The U.S. Virgin Islands offers significant tax incentives to businesses in order to help boost its economy. “Qualified businesses are eligible for unique tax incentives including a reduction of up to 90% of personal and corporate income taxes and up to a 100% exemption on excise, business property, and gross receipt taxes,” according to the U.S. Virgin Islands Economic Development Authority’s website. As the U.S. Virgin Islands is a U.S. territory, these tax advantages are sanctioned by the U.S. government. The fact that the U.S. Virgin Islands is part of the U.S. Court System may make U.S. businesses more interested in forming a subsidiary in the U.S. Virgin Islands, rather than other off-shore centers like the British Virgin Islands or the Bahamas. While this article provides an overview of the basic requirements for incorporating or registering as a foreign corporation, a company interested in doing business in the U.S. Virgin Islands should consult with an attorney and/or tax advisor to determine whether it is in its best interest to form a subsidiary or simply register its company to do business there.
What You Should Know About Incorporation
In order to form a corporation in the U.S. Virgin Islands, the Articles of Incorporation must be drafted and filed. The Office of the Lieutenant Governor (the corporate registry on the islands) does not provide a standardized form for incorporation. Unlike most U.S. states, the U.S. Virgin Islands requires a minimum of three directors, three officers, a president, treasurer and secretary. Corporate directors are not allowed. Stock must also be registered and there is a minimum capital requirement of $1,000. A corporation must also appoint a registered agent, who can accept any process served on the corporation in the U.S. Virgin Islands.
There are three types of corporations that can be formed in the U.S. Virgin Islands:
- Domestic Corporations - Corporations that are located and doing business in the U.S. Virgin Islands. These companies may be eligible for tax incentives if they meet specific criteria set by the U.S. Virgin Islands Economic Development Authority.
- Exempt Companies - These companies may not engage in the active conduct of trade or business in the U.S. Virgin Islands or the U.S. Additionally, individuals who are residents of either the U.S. or the U.S. Virgin Islands my not own 10% or more of the company. Upon filing an exempt company election, these companies are exempt from U.S. Virgin Islands income, gross receipts, withholding taxes and license requirements.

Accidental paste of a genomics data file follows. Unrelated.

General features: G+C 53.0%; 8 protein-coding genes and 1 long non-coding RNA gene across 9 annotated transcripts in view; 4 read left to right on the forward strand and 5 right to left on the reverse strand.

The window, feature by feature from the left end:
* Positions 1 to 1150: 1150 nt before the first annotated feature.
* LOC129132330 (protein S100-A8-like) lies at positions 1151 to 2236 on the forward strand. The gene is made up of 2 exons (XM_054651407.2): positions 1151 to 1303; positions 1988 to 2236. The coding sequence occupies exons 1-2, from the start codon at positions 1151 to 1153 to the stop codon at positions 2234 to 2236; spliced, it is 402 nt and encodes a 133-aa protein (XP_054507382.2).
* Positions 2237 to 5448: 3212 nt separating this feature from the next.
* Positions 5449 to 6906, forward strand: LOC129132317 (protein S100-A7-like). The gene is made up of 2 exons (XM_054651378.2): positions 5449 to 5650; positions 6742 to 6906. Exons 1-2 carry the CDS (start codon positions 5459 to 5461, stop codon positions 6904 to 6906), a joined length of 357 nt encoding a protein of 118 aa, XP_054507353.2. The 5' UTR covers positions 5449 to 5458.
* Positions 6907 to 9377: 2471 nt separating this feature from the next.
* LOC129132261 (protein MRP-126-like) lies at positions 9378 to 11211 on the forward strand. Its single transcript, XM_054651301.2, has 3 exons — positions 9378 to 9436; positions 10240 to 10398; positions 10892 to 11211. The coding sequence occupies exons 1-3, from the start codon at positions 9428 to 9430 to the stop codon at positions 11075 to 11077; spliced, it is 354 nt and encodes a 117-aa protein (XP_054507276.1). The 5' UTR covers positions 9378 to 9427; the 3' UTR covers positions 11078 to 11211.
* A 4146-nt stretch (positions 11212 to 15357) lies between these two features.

- Foreign Sales Corporations (FSCs) - These corporations were established by the U.S. Congress in 1984 and allow U.S. exporters to reduce their taxes on export income. There are more FSCs in the U.S. Virgin Islands than in any other country in the world.
How to Register as a Foreign Corporation
Companies that want to do business in the U.S. Virgin Islands, but do not want to incorporate, must file a “Certificate of Appointment of Process Agent and Sworn Statement” with the office of the Lieutenant Governor. In addition to appointing a registered agent, the corporation must provide a simple statement of its assets, liabilities and capital stock. The Certificate must be accompanied by a copy of the company’s Certificate of Incorporation and any amendments, a Certificate of Good Standing from its domestic jurisdiction and a signed consent of the registered agent agreeing to act in that capacity.
Annual Franchise Tax and Reporting Requirements
Domestic corporations and registered foreign corporations must pay an annual franchise tax and provide supporting Financial Statements (general balance sheet and profit and loss statement). The financial statements do not become public record. This is due by June 30th of each year, including the year of registration or formation.
Business License Needed
All companies which are conducting business in the U.S. Virgin Islands must obtain and regularly renew a business license. Corporations wishing to obtain a business license must complete the proper applications in addition to having the following items on file with the Department of Licensing and Consumer Affairs:
- Certificate of Corporate Registration
- Tax Clearance Letter from the Department of Revenue
- Police Records Check
- Zoning Approval
- Health Inspection
- Fire Inspection
- Board Certifications for certain regulated industries
The U.S. Virgin Islands offers several different choices to corporations, whether they are planning to do business on the island or they deem that the tax advantages offered by the exempt or foreign sales corporation structures will suit their needs. Although a U.S. territory, the requirements for both domestic and foreign corporations are somewhat different than those found in the states, so it is wise to ensure that these differing requirements are understood in advance.
This article is provided for informational purposes only and should not be considered, or relied upon, as legal advice.